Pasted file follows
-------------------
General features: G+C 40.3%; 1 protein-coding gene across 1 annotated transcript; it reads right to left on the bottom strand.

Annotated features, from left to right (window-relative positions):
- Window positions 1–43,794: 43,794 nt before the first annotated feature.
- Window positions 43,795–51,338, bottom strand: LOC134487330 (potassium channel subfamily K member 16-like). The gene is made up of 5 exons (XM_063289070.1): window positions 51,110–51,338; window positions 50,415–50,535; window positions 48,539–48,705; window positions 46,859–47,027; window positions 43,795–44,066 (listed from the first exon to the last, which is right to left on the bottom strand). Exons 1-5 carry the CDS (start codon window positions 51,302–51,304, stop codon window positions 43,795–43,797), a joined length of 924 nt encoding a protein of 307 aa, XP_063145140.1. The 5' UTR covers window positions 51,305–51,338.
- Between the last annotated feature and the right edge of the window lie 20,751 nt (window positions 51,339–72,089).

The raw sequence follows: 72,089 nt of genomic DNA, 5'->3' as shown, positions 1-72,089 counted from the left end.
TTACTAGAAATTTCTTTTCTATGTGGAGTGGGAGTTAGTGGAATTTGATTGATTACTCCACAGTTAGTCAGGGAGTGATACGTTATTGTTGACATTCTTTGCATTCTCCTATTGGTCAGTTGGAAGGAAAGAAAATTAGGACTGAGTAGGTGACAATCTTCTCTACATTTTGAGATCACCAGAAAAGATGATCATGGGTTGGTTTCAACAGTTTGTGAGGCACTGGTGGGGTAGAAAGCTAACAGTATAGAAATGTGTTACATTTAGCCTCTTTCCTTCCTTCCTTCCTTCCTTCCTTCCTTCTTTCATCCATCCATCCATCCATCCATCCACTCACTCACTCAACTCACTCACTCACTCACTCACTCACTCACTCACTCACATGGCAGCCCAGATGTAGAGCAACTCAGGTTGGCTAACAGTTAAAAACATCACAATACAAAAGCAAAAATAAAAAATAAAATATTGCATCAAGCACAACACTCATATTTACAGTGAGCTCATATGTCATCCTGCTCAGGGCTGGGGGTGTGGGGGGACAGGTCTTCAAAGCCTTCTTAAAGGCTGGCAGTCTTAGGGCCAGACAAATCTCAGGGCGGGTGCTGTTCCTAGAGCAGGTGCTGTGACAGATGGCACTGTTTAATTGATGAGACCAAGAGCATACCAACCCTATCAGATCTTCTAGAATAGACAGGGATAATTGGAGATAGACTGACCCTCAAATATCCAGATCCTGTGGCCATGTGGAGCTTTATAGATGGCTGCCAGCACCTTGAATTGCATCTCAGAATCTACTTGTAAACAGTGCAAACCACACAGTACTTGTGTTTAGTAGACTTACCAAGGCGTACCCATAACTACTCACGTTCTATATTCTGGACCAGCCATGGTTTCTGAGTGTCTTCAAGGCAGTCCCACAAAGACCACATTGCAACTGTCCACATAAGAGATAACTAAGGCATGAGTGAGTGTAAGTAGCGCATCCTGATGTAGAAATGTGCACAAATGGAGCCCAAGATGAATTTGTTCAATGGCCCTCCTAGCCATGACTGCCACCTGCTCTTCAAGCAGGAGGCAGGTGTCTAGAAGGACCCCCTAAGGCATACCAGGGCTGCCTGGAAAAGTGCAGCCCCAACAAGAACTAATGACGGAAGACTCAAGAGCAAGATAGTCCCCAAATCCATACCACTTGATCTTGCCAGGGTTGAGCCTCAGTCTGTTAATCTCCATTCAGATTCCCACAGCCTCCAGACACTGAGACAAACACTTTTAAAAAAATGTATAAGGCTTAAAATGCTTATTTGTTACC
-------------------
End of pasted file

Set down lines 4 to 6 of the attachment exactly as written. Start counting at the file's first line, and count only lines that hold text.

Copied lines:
- Window positions 43,795–51,338, bottom strand: LOC134487330 (potassium channel subfamily K member 16-like). The gene is made up of 5 exons (XM_063289070.1): window positions 51,110–51,338; window positions 50,415–50,535; window positions 48,539–48,705; window positions 46,859–47,027; window positions 43,795–44,066 (listed from the first exon to the last, which is right to left on the bottom strand). Exons 1-5 carry the CDS (start codon window positions 51,302–51,304, stop codon window positions 43,795–43,797), a joined length of 924 nt encoding a protein of 307 aa, XP_063145140.1. The 5' UTR covers window positions 51,305–51,338.
- Between the last annotated feature and the right edge of the window lie 20,751 nt (window positions 51,339–72,089).

The raw sequence follows: 72,089 nt of genomic DNA, 5'->3' as shown, positions 1-72,089 counted from the left end.